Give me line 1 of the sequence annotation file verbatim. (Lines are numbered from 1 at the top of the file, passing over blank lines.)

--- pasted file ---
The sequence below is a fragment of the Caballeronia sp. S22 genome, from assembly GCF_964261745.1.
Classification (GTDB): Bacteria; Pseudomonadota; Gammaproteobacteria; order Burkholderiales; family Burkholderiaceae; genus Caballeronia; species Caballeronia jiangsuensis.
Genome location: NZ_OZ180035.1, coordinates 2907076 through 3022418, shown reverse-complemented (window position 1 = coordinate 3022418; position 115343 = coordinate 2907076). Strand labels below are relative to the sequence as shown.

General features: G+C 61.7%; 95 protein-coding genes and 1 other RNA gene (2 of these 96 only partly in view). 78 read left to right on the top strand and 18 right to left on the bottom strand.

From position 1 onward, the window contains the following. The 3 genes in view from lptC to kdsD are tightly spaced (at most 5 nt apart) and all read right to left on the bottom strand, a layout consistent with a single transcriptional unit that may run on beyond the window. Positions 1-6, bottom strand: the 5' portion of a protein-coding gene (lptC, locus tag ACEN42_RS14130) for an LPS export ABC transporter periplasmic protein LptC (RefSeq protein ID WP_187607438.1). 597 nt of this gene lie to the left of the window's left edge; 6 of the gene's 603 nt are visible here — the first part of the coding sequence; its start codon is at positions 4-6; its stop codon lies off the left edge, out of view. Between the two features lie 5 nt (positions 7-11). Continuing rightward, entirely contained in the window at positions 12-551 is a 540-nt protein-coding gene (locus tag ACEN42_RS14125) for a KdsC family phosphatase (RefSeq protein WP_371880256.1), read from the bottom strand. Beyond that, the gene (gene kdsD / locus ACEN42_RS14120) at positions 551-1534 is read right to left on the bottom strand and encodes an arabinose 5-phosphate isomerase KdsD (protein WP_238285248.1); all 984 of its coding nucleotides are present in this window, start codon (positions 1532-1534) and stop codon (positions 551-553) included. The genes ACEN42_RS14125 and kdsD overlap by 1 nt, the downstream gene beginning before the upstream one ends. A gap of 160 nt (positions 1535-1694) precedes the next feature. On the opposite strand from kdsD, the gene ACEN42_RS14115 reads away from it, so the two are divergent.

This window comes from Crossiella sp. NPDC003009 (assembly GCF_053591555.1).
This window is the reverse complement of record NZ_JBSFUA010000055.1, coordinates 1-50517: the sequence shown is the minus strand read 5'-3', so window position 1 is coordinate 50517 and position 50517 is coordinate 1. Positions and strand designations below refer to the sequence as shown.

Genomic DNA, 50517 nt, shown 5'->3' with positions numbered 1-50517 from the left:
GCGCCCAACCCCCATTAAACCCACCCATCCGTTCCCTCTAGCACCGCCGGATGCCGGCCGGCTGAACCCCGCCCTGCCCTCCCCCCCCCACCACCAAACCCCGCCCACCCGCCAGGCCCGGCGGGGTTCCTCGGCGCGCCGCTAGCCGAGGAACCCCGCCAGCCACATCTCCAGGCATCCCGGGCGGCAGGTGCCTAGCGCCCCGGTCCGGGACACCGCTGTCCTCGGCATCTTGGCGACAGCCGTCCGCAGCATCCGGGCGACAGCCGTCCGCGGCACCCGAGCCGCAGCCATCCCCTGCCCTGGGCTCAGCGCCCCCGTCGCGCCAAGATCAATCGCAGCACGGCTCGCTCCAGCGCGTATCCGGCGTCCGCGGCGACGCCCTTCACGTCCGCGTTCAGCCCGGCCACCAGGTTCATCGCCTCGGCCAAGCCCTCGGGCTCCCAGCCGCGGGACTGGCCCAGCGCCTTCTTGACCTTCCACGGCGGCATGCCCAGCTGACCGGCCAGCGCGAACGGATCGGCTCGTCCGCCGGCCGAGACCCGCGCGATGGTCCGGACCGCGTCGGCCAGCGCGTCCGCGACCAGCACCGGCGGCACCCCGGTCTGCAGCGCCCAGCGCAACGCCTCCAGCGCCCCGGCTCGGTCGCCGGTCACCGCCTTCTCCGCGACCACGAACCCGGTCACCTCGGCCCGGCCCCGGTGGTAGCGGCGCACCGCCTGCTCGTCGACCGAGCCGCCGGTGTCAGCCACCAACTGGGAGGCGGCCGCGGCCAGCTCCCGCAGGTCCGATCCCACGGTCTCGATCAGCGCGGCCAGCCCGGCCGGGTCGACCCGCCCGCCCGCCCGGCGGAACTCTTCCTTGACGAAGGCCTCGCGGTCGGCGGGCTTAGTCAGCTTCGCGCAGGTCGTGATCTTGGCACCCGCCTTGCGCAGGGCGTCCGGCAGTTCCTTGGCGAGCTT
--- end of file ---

The sequence below is a fragment of the Caballeronia sp. S22 genome, from assembly GCF_964261745.1.